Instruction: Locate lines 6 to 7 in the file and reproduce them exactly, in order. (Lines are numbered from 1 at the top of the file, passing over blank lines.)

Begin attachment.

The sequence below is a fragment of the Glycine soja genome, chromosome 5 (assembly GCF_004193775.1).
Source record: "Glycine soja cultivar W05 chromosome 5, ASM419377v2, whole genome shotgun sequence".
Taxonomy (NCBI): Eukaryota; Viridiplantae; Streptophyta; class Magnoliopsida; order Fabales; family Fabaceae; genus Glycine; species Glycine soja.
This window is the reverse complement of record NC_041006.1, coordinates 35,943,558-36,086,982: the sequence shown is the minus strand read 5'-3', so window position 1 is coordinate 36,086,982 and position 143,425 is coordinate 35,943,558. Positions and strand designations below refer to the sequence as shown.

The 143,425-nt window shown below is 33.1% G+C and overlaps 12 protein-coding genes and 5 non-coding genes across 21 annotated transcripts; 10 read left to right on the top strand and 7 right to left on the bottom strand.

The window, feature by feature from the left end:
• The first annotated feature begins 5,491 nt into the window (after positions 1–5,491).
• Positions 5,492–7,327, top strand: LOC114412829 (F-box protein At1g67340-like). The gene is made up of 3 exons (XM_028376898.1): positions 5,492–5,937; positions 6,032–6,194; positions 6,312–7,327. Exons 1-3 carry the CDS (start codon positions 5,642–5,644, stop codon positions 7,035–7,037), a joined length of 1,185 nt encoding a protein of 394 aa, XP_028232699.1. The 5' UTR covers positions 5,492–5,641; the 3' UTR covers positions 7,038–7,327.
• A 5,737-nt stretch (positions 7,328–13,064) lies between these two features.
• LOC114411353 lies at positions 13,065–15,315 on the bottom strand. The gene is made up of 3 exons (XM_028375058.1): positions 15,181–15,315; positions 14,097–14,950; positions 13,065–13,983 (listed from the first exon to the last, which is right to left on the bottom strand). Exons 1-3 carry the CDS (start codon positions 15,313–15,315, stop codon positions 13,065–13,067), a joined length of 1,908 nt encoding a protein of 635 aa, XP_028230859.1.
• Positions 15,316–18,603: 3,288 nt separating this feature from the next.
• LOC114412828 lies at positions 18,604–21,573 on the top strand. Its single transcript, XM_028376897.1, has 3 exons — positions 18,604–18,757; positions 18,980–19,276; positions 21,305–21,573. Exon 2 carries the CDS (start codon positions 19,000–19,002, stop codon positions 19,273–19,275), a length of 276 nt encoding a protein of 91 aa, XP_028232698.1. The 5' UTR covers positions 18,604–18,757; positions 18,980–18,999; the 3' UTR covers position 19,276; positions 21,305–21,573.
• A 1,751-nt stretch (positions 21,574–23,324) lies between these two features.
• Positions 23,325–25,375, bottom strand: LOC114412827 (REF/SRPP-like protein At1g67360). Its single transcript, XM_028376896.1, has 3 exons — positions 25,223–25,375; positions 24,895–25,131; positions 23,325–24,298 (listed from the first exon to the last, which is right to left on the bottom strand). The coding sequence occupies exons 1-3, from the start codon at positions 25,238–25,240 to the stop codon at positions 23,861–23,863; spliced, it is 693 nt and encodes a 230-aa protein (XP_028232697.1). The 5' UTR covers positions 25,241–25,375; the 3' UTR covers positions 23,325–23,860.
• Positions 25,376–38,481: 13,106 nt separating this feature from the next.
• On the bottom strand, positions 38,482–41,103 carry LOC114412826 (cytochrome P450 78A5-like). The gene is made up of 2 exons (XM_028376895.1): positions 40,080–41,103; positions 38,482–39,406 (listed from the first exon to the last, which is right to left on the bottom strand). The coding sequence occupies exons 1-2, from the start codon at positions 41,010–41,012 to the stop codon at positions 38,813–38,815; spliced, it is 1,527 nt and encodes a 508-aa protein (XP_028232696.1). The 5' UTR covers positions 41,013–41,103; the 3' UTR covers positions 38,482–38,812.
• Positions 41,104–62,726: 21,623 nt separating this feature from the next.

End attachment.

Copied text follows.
The window, feature by feature from the left end:
• The first annotated feature begins 5,491 nt into the window (after positions 1–5,491).